EFF leader Julius Malema.
The EFF it is unfazed by legal implications levelled against party leader Julius Malema following the controversial remarks he made about Indians last week.

Malema was quoted as having accused Indians of racism, exploitation of African workers and monopolising the KwaZulu-Natal economy.

“Let them bring it on; we are ready for them. We will reach the Constitutional Court if needs be,” EFF secretary general Godrich Gardee said.

The Minority Front (MF) has asked the SA Human Rights Commission (SAHRC) to investigate and act against Malema’s remarks, while the South African Minority Rights Equality Movement (Samrem) has laid a charge of crimen injuria against him.

Gardee said the Indian business community should not expect preferential treatment from the party.

“Whatever we tell the Afrikaners of Stellenbosch about the abuse of farm workers we shall tell it to the Indian business community. They shall not be different from those that we tell the truth,” he said.

In a letter to the SAHRC, MF Youth Association chairperson Jonathan Annipen said Malema’s remarks amounted to hate speech.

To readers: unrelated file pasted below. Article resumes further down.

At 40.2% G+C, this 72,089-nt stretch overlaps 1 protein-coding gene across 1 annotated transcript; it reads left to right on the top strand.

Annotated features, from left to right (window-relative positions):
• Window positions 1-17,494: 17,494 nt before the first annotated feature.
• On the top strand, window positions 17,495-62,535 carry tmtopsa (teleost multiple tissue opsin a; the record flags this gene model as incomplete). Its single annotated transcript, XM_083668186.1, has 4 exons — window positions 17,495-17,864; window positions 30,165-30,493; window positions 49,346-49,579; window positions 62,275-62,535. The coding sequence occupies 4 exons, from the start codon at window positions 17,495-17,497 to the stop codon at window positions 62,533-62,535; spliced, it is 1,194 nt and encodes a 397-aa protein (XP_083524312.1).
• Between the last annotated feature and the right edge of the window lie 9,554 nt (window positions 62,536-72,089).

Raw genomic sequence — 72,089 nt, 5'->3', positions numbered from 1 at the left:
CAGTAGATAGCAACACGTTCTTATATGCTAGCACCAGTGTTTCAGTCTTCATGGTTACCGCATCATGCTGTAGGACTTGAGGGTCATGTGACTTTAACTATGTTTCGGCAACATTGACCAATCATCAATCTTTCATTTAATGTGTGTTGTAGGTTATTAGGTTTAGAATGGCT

Annipen listed quotes from the EFF leader’s address at the party’s fourth anniversary which he said were racially divisive, including that:

* “Indian people are ill-treating Africans.”

* “Indian people are treating Africans worse that the Afrikaners.”

* “Indian people don’t pay black people.”

* “Indian people treat black people like sub-humans.”

“He has raged an onslaught against the Indian diaspora in KZN and towards Indian businessmen in particular,” said Annipen.

He accused Malema of attempting to frustrate nation-building and labelled him a sensationalist who thrived on manipulating the emotions of the disadvantaged.

But Gardee said the party would not be deterred by labels against its leader: “When we said Zuma must pay back the Nkandla money we were told we are populists and sensationalists, we won’t keep quiet.”

He said “telling the truth” was not disturbing social cohesion and reconciliation, it was strengthening it.

AfriForum has thrown its weight behind the MF and Samrem. 

“Indians are a minority group and are also being targeted as a community by the EFF. The EFF is driving a populistic agenda in which racism against minorities is being incited in an attempt to mobilise support,” said its deputy CEO, Ernst Roets.

The Mercury